The Zhou family are Chinese Nationals. Mrs. Zhou owns and directs a portfolio of 5 star hotels across the world. Mr. Zhou is a wine specialist and a famous chef which has inspired their other investments which include a chain of high street restaurants that are famous in the UK for their fusion kitchen. They have three children aged 2, 5 and 7 and are expecting number 4. They often travel to the UK flying business or first class with any of the STAR alliance airlines. They then stay in their London Flagship hotel before commuting to their Paris hotel. When in Paris they sometimes visit Disneyland. When they travel their full time secretary, their nanny/teacher, their driver and their housekeeper travel with them.
On their last visit to the UK, Mrs. Zhou met with Nick Varney who is the CEO of Merlin Entertainment to discuss an investment opportunity. During the meeting, Mr. Varney mentioned that each year on Guy Fawkes Night, one of their theme parks – Alton Towers – hosts the largest firework display in all of the UK and that tickets are usually sold out 6 months in advance with full occupancy rates in the hotels.
On the 2nd November the family find themselves yet again in London. It has been less than a month since their last visit and Mr. and Mrs. Zhou are keen to include some quality family time with the children. Mrs. Zhou asks the secretary to see if they can book tickets to Alton Towers for 3rd November and to stay in the CBEEBIES Land Hotel and then see the fireworks on 4th November. Mrs. Zhou is keen to make a comparison with Disneyland Paris. She has decided to not inform the CEO of her planned visit.
Even though it is less than 48 hours before the big fireworks, the secretary manages to book them a room at the desired hotel. It is however the last room which means that the staff members of the family need to stay at the Radisson, East Midlands Airport. This – the CBEEBIES receptionist assures them – is less than 30 minutes away.
On the night of arrival everything goes smooth. The driver drops them off at the hotel and then drives back to the Radisson. Mr. Zhou checks the family in. Mrs. Zhou and the children are tired after a 4 hour drive from London but also keen to see the shows the hotel has set up for them. As Mr. Zhou is still checking in (there is quite the queue at 5.30pm), Mrs. Zhou settles the children in the entertainment area and walks to the bar to get drinks for the family. She has to wait a while to be served. When she is served she is told that they do not have bottled still water suitable for children. Children can either have squash bottles, tap water or have to drink from a glass bottle. Mrs. Zhou decides to order the glass bottle and asks for glasses with straws. She orders herself a decaffeinated coffee and her husband a bottle of beer. The barmaid puts the drinks on the counter. Mrs. Zhou asks if she can help with carrying the drinks to the table. The barmaid gives her a tray and says: “Sorry, we haven’t got enough staff to do that”. At this point Mr. Zhou has joined his wife and helps carry the drinks. He then needs to return to get the lid taken off his beer bottle and to get a glass for himself. As he walks off, the barmaid shouts after him: “Oi, we need to settle the bill now!”. Mr. Zhou replies to add the bill to the room. The Barmaid checks his room number and says no account has been set up. Mr. Zhou is surprised as he wasn’t asked at reception and assumed it was automatically set up. He then tries to pay with American Express which is not accepted so eventually settles the bill in cash.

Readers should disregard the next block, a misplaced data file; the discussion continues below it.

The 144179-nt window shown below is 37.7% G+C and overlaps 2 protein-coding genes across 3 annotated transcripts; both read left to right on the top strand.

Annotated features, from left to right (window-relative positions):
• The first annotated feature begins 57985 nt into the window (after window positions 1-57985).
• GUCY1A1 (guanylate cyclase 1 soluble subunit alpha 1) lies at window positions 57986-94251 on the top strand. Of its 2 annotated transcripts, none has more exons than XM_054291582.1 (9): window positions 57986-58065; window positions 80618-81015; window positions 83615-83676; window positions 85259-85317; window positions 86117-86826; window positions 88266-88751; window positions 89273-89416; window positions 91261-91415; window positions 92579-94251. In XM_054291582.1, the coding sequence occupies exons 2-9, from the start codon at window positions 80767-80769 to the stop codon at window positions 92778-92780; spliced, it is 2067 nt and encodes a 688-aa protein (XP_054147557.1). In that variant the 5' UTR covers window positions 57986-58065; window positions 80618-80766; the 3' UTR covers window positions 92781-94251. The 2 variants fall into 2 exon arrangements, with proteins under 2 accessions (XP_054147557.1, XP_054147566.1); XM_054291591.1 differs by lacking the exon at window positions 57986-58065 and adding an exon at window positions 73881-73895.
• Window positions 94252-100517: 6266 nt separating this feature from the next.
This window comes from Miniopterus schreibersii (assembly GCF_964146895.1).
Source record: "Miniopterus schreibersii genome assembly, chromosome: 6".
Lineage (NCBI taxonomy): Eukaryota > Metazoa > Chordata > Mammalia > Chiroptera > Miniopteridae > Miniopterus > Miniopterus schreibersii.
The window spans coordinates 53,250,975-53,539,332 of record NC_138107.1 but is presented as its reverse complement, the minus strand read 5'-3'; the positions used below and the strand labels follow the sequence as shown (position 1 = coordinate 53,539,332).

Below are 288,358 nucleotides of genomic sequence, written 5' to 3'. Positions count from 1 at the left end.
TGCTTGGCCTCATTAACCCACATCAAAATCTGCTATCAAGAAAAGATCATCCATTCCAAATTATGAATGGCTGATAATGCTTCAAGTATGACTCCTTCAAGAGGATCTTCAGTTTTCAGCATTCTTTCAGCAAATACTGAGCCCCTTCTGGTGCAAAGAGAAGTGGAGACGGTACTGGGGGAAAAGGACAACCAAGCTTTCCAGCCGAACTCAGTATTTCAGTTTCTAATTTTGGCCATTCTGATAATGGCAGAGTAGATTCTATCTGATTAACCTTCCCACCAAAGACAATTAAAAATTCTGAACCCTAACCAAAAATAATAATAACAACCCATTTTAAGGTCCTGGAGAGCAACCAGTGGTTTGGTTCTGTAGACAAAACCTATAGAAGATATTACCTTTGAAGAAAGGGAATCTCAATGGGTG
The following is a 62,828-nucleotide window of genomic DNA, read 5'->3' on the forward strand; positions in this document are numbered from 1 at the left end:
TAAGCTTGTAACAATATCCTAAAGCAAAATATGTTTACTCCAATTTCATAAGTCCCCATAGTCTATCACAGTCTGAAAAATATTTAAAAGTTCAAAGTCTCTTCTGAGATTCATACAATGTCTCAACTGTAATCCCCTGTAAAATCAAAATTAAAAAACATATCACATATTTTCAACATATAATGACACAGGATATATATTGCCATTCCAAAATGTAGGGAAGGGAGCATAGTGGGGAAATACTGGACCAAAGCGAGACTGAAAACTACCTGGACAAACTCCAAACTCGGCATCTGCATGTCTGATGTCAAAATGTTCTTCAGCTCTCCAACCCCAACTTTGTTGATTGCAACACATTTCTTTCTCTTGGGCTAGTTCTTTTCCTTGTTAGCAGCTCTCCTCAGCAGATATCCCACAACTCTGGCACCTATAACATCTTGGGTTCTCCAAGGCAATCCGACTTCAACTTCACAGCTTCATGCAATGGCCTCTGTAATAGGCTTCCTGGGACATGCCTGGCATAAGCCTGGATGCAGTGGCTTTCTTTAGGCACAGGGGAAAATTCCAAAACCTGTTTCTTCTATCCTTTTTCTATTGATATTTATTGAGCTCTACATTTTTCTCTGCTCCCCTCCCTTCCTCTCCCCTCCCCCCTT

The children have a great time watching the entertainment. Eventually the family decide to go for dinner in the hotels only restaurant at 8.30pm. When they get to the restaurant they are told that the restaurant serves until 9pm and is now full. The family ask if they can order of the menu and eat in the bar but this is not possible. They do have the option to eat in their room. The family are not happy but agree to go to the room. The kids love the room and the theme however there is little space to eat, considering their luggage and number of family members. The family order from the room service menu and then take their plates to the bar where they eat.
The following morning the family has breakfast at the restaurant at 8am. They have been told that hotel guest can catch a monorail to the park and get entry 1 hour before any day guests. Mr. Zhou asks the breakfast waitress if they can get a FASTPASS like in Disney to get access to the rides faster. The waitress is not sure. As the waitress does not take the initiative to find out, the family ask at reception who tell them they have to buy the fast pass in the park, they can’t buy them in the hotel. The family ask how far the walk to the monorail is as Mrs. Zhou is 7 months pregnant and, although she knows she will be on her feet a lot that day, prefers to get a buggy car if one is available. Alton Towers do not do buggy cars, they are told and they are not offered an alternative. The family take 30 minutes to walk to the monorail with pregnant Mrs. Zhou and their 2 year old not walking very fast. When they arrive they find out they have to queue for 40 minutes to get on the monorail. When they finally make it to the park they join the line for “hotel guests”. When they get to the front they show their hotel passes. The ticket staff member asks them for their printed ticket with the bar code. The family are confused. When they have stayed in Disney in the past, their hotel room key was also programmed for the barriers of the parks. Is this not the case here? Mr. Zhou points at his card that has the words “The Key To Your Stay” printed on it. He was also not told about the need for separate tickets for park entrance by the receptionist at the hotel. The ticket staff member says that at the least he has to see the booking email. The family are asked to leave the queue and have to call their secretary who needs to email them the tickets. When they have the email they go back to the same ticket person but are asked to join the queue at the end. Mrs. Zhou and the toddler really need the bathroom.